I Wonder …

Just before the March Break, our math facilitator, Kelly McCrory, came into the classroom to do a lesson on three-dimensional solids. At the end of her lesson, she taught my students a game: one student would close his/her eyes and another student would put a three-dimensional solid in his/her hands. The student with the closed eyes would feel the three-dimensional solid, describe the properties of it, and identify the solid, all without opening his/her eyes.

Students loved playing this game, and it was a great way to get them to use mathematical language in a meaningful way. Over the March Break, I was thinking about this game, and I thought that it might be fun to have the students write down their clues. Then they could continue to develop their writing skills while also developing their math skills. At the end of the day today, we gave this a try.

Students worked in partners, and they wrote at least three clues about the three-dimensional solid that they chose. Then a couple of partner groups shared their clues with the class. The other students had to listen to these clues, think about what the students said, and choose the correct three-dimensional solid from the pile. Here are two videos of this activity in action:

It was really interesting to watch, as even the students that chose the correct three-dimensional solids, had difficulty explaining why they made their choices. They couldn’t bring their answer back to the clues. This got me thinking: I wonder why. I’m starting to think that this activity would have been more successful if the students put their written clues under the document camera, and then the other students in the class would have a visual to refer to when explaining their thinking. Maybe the students can apply what they’ve heard, but they’re still not fully comfortable with the language yet. Maybe they still need more time being exposed to this vocabulary and using it within the classroom setting, so that they can use it easily in a game such as this one.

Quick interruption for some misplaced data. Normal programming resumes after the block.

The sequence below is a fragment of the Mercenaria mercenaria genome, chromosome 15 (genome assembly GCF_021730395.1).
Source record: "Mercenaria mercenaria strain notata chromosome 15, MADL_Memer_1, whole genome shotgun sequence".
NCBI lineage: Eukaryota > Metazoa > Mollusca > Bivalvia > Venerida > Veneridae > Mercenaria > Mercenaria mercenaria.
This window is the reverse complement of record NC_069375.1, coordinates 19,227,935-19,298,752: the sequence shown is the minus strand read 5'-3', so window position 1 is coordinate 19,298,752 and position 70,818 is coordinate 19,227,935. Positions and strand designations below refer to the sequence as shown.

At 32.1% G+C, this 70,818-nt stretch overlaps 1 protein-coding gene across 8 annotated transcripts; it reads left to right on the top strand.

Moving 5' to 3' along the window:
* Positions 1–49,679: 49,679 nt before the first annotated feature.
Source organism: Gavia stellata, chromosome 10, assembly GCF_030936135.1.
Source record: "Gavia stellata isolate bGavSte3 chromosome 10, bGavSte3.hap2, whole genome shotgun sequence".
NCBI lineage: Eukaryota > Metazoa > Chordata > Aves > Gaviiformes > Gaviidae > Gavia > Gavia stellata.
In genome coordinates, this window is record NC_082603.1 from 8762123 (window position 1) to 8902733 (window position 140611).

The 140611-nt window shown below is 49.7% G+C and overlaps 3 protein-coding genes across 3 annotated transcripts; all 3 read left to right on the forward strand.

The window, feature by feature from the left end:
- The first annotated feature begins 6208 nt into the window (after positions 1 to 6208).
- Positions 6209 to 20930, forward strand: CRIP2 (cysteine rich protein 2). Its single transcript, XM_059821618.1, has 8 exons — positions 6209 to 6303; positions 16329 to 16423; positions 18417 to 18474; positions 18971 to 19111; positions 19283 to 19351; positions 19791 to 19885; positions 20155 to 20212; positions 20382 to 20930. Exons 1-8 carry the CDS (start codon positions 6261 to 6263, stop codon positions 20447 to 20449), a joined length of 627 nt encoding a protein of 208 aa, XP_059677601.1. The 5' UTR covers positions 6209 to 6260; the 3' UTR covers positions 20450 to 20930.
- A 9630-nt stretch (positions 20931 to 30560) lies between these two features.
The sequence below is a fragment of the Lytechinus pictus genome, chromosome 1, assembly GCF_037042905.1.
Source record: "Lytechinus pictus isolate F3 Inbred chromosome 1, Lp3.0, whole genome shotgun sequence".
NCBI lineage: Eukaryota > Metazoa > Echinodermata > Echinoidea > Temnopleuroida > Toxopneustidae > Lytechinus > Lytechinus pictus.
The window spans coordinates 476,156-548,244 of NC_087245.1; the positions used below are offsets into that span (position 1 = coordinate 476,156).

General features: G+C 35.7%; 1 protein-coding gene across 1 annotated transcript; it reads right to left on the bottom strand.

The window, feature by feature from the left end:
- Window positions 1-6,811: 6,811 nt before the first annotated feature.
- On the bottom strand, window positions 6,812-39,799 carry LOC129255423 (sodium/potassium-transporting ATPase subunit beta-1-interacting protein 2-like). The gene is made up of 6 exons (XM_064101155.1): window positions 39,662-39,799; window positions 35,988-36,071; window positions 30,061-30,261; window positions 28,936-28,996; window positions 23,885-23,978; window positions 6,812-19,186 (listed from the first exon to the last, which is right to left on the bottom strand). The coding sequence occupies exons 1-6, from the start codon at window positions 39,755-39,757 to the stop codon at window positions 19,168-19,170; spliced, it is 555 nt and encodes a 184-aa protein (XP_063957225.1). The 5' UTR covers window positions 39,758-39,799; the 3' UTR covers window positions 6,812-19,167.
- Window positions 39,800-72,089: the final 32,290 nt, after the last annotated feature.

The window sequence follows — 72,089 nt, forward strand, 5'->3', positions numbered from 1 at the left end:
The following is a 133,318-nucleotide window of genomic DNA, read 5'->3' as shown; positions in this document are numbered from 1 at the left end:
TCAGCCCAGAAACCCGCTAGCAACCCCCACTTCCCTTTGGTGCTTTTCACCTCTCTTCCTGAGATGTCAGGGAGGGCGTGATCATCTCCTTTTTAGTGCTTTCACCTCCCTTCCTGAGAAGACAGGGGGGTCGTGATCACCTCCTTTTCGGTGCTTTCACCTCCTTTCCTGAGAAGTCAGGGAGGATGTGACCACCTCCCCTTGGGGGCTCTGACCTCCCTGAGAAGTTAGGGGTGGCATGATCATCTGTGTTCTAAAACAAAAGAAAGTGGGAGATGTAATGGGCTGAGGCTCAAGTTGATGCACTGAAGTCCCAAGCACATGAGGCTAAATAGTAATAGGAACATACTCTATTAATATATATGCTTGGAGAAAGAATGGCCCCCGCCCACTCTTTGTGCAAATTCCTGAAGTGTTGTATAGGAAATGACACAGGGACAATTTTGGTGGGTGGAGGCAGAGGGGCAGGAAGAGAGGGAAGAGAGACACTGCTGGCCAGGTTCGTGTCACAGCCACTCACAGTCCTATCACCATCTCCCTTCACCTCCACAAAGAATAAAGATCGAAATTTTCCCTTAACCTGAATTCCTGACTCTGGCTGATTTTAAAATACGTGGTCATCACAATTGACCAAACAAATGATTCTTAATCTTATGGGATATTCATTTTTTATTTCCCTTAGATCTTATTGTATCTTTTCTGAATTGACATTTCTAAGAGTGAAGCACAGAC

I’m going to continue to use the language as we talk about three-dimensional solids in class. I’m also going to have the students talk about these three-dimensional solids even more in partner groups as well as in a full-class environment. Maybe we can even try a Skype call with another class where they give us clues about three-dimensional solids, and we guess them and explain our thinking, and then we can give the clues, and the other class can guess. (If you’re interested in giving this Skype Math Game a try, please leave me a comment here and let me know. Then we can set something up.) I also think that Kelly’s shape game is a great one to play more often in the classroom, so that the students can become even more comfortable using the correct mathematical terms. I’m going to try the written version of this game again, but have the students put their writing under the document camera, so that their peers can refer to it when explaining their thinking.